Sheffield Archaeology in the news! 2015-16 recap

This summer we’re taking the opportunity to look back at the past year and reflect on what we’ve achieved. This week, a look at Sheffield Archaeology stories that made the news.

Mystery in the Marsh

Dr Hugh Willmott and Sheffield Archaeology students were involved in uncovering a newly discovered Anglo-Saxon island in Lincolnshire, sparking a Current Archaeology paper and lots of international press.

Imperial wine-making in Roman Italy

Professor Maureen Carroll’s Current World Archaeology paper discussing the latest evidence for wine production on the Roman imperial estate that she has been excavating at Vagnari, southern Italy, also sparked media interest.

St Patrick's Chapel Excavation Project

Dr Katie Hemer’s collaborative St Patrick’s Chapel Excavation Project makes national news.

Studying the Past to Understand the Future

Sheffield Archaeology is recognised in India for our longstanding commitment to integrating science- and humanities-based approaches to understanding the human past!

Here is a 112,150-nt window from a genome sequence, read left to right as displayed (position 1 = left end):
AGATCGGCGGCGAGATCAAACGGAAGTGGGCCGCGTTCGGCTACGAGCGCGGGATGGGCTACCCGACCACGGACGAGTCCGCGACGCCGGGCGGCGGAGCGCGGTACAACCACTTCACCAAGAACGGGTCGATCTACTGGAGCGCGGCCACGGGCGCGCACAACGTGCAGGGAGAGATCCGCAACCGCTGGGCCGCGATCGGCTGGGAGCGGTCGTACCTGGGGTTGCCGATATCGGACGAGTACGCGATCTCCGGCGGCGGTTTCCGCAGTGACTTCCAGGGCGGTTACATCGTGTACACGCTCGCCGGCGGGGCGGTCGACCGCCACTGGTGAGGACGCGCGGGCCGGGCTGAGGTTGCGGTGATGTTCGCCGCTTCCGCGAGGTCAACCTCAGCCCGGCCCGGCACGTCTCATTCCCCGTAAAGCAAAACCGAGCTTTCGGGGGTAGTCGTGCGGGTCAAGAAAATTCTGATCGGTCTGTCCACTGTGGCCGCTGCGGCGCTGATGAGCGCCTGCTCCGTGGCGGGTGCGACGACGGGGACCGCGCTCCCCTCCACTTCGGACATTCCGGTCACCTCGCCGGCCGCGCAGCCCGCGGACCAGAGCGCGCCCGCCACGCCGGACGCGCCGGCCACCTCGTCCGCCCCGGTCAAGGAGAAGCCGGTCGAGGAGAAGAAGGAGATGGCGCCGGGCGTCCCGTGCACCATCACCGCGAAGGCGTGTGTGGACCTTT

Exploring the English Civil War in Newark

Dr Hugh Willmott and Dr Rachel Askew discussed their work on the Newark Civil War Project with the University of Sheffield's research impact magazine Discover.

Dig It! 2016: The Firth Park Bandstand Archaeology Project

Dr Katherine Fennelly’s community-engaged project in northern Sheffield made the front page and was praised as ‘Good work happening in Sheffield neighbourhood’ by the Sheffield Telegraph.

Skull repatriation

The University of Sheffield’s Department of Archaeology helps Museums Sheffield trace the origin of a skull that was donated to Weston Park Museum in 1929.

Sheffield Archaeology commemorates centenary of the Somme at Redmires

July 1st saw the 100th anniversary of the infamous day when the Sheffield City Battalion and Accrington Pals were wiped out in 10 horrific minutes as they assaulted the heavily defended village of Serre, on first day of the Battle of the Somme.